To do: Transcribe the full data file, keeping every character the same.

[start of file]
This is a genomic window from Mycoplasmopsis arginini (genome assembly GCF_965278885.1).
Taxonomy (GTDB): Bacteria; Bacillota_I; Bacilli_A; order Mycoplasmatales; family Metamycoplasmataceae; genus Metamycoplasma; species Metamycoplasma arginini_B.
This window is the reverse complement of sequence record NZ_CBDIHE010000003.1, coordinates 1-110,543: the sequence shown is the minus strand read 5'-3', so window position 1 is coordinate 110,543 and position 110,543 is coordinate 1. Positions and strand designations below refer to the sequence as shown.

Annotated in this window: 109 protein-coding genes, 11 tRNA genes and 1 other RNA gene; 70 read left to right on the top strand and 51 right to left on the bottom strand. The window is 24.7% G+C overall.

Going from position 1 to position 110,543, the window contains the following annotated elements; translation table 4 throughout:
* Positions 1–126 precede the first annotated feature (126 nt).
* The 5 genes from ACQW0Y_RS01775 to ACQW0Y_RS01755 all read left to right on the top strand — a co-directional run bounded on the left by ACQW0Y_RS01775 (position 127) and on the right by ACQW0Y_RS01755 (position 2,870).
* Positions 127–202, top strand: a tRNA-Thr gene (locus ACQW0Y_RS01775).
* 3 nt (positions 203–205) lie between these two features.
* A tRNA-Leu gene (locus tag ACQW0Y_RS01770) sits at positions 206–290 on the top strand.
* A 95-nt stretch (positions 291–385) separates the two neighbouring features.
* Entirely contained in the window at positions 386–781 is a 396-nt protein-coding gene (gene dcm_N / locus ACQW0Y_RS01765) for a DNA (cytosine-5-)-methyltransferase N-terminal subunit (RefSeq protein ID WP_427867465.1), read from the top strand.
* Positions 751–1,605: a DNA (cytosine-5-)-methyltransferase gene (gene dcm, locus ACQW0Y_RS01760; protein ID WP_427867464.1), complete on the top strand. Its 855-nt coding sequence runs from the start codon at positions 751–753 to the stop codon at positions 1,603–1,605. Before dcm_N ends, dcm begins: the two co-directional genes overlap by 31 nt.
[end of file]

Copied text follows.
This is a genomic window from Mycoplasmopsis arginini (genome assembly GCF_965278885.1).
Taxonomy (GTDB): Bacteria; Bacillota_I; Bacilli_A; order Mycoplasmatales; family Metamycoplasmataceae; genus Metamycoplasma; species Metamycoplasma arginini_B.
This window is the reverse complement of sequence record NZ_CBDIHE010000003.1, coordinates 1-110,543: the sequence shown is the minus strand read 5'-3', so window position 1 is coordinate 110,543 and position 110,543 is coordinate 1. Positions and strand designations below refer to the sequence as shown.

Annotated in this window: 109 protein-coding genes, 11 tRNA genes and 1 other RNA gene; 70 read left to right on the top strand and 51 right to left on the bottom strand. The window is 24.7% G+C overall.

Going from position 1 to position 110,543, the window contains the following annotated elements; translation table 4 throughout:
* Positions 1–126 precede the first annotated feature (126 nt).
* The 5 genes from ACQW0Y_RS01775 to ACQW0Y_RS01755 all read left to right on the top strand — a co-directional run bounded on the left by ACQW0Y_RS01775 (position 127) and on the right by ACQW0Y_RS01755 (position 2,870).
* Positions 127–202, top strand: a tRNA-Thr gene (locus ACQW0Y_RS01775).
* 3 nt (positions 203–205) lie between these two features.
* A tRNA-Leu gene (locus tag ACQW0Y_RS01770) sits at positions 206–290 on the top strand.
* A 95-nt stretch (positions 291–385) separates the two neighbouring features.
* Entirely contained in the window at positions 386–781 is a 396-nt protein-coding gene (gene dcm_N / locus ACQW0Y_RS01765) for a DNA (cytosine-5-)-methyltransferase N-terminal subunit (RefSeq protein ID WP_427867465.1), read from the top strand.
* Positions 751–1,605: a DNA (cytosine-5-)-methyltransferase gene (gene dcm, locus ACQW0Y_RS01760; protein ID WP_427867464.1), complete on the top strand. Its 855-nt coding sequence runs from the start codon at positions 751–753 to the stop codon at positions 1,603–1,605. Before dcm_N ends, dcm begins: the two co-directional genes overlap by 31 nt.